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  1. ADFS authentication

    Hi Click Studios, You're right, the website has to be in the Local Intranet zone for the Kerberos token to be passed through. Your suggested solution would indeed help users on domain-joined devices outside of the firewall. What AD FS adds is the same type of SSO experience from non-domain joined devices, e.g. at the customer or in a BYOD scenario. Users still have to go through a (multi-factor) authentication at the AD FS STS website, but afterwards they can seamlessly access any application that federates with that service. Having done some more research (figuring that more people are faced with this problem), I initially couldn't find any good information about workarounds for third party or legacy applications. Of course after posting the question here and almost giving up, I found the right phrase to Google and hit some options that we haven't tried yet. One is the Claims to Windows Token Service, which should be able to convert the AD FS claims into a classic Windows token. That process involves some modifications to the Web.config but should otherwise be transparent to Passwordstate. The second is a little more 'Enterprisy' and involves creating something called a Web Application Proxy, which I guess does approximately the same trick. References: - Claims to Windows Token Service: http://www.theidentityguy.com/articles/2010/10/15/access-owa-with-adfs.html - Web Application Proxy: http://technet.microsoft.com/en-us/library/dn635116(v=exchg.150).aspx#wap I'll get back to you to let you know if we were successful. Anyway thanks for the help so far. I hope that posting this here will at least help others to find the workarounds that I looked the better part of an hour for. Meanwhile you might still consider implementing WIF support, because it is the future of authentication for the Microsoft ecosystem. Nowadays you can get the Azure AD and Azure ACS (which includes AD FS) for free and that forms the foundation for most (all?) cloud apps like Office 365 and CRM Online. Once users are spoiled by the SSO experience they never want to go back . Cheers, Wouter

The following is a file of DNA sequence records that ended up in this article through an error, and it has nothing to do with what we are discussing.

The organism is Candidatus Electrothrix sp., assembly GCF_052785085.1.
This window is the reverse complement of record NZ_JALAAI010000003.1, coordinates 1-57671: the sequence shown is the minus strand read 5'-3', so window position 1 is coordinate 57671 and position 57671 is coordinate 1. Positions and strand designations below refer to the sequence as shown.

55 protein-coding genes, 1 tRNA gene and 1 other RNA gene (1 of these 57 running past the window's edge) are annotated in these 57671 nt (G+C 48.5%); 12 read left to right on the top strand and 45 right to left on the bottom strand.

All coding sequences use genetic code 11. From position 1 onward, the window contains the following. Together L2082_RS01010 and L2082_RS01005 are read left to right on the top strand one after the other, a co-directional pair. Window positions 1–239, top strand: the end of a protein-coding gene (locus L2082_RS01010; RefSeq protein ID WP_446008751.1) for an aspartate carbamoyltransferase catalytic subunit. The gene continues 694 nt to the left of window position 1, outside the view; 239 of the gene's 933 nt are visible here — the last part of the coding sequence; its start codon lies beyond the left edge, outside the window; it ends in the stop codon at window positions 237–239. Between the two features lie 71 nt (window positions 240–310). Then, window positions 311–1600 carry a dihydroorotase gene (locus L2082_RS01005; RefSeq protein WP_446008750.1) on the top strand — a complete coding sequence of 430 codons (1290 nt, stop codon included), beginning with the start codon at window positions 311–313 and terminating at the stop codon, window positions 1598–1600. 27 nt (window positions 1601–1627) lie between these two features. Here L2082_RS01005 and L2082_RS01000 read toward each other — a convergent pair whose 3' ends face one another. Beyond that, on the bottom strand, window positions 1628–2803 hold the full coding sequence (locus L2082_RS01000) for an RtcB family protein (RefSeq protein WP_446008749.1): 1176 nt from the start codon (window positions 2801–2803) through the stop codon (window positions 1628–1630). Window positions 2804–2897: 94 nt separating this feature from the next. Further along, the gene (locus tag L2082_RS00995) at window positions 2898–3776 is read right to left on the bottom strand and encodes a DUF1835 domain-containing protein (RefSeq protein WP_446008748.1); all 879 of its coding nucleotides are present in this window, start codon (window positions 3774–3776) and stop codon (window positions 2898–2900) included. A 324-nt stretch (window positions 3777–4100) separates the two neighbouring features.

2. ADFS authentication

    Hi Clickstudios, We've been using Passwordstate in our organisation for a couple of years now (since version 4). We like it so much that we now want to share it with our customers, so we can maintain a common set of account information without the hassle of communicating every change at either side manually. Said customers already exist as users in our domain so it's possible to give them access, but here's the thing: the authentication situation is not ideal. You see, we have several other applications that we share with external users and they all hook into Active Directory Federation Services, to provide a very convenient Single Sign On experience. As far as I can tell, Passwordstate currently only supports basic Windows Authentication, which requires visitors from outside the firewall to enter their username and password. Ideally that step should be redundant if they're already signed into the SSO. Besides being easier for the user, another advantage would be that AD FS can handle multi-factor authentication universally according to the domain policies, rather than having to manage a second authentication factor from inside Passwordstate. Being a developer myself I imagine that it would be difficult for Passwordstate to support truly federated identity (i.e. AD FS endpoints from third parties) but it would be really nice to at least offer AD FS as an authentication option for users in the local domain. Those working inside the firewall will hardly notice the difference, but for those outside it means they no longer have to re-type their password and possibly provide another authentication factor - when they're already logged in. With the latest releases of the Windows Identity Framework, it's become really easy to get the basic concept working. Obviously I can't tell how much impact it would have on the rest of your security code, but I hope you can consider this for a future release. References: - Getting identity from AD FS in the most current version of .NET: http://msdn.microsoft.com/en-us/library/hh987037(v=vs.110).aspx - Older method, but explains setting up AD FS, which the first article skips over: http://blogs.msdn.com/b/alextch/archive/2011/06/27/building-a-test-claims-aware-asp-net-application-and-integrating-it-with-adfs-2-0-security-token-service-sts.aspx Cheers from Holland, Wouter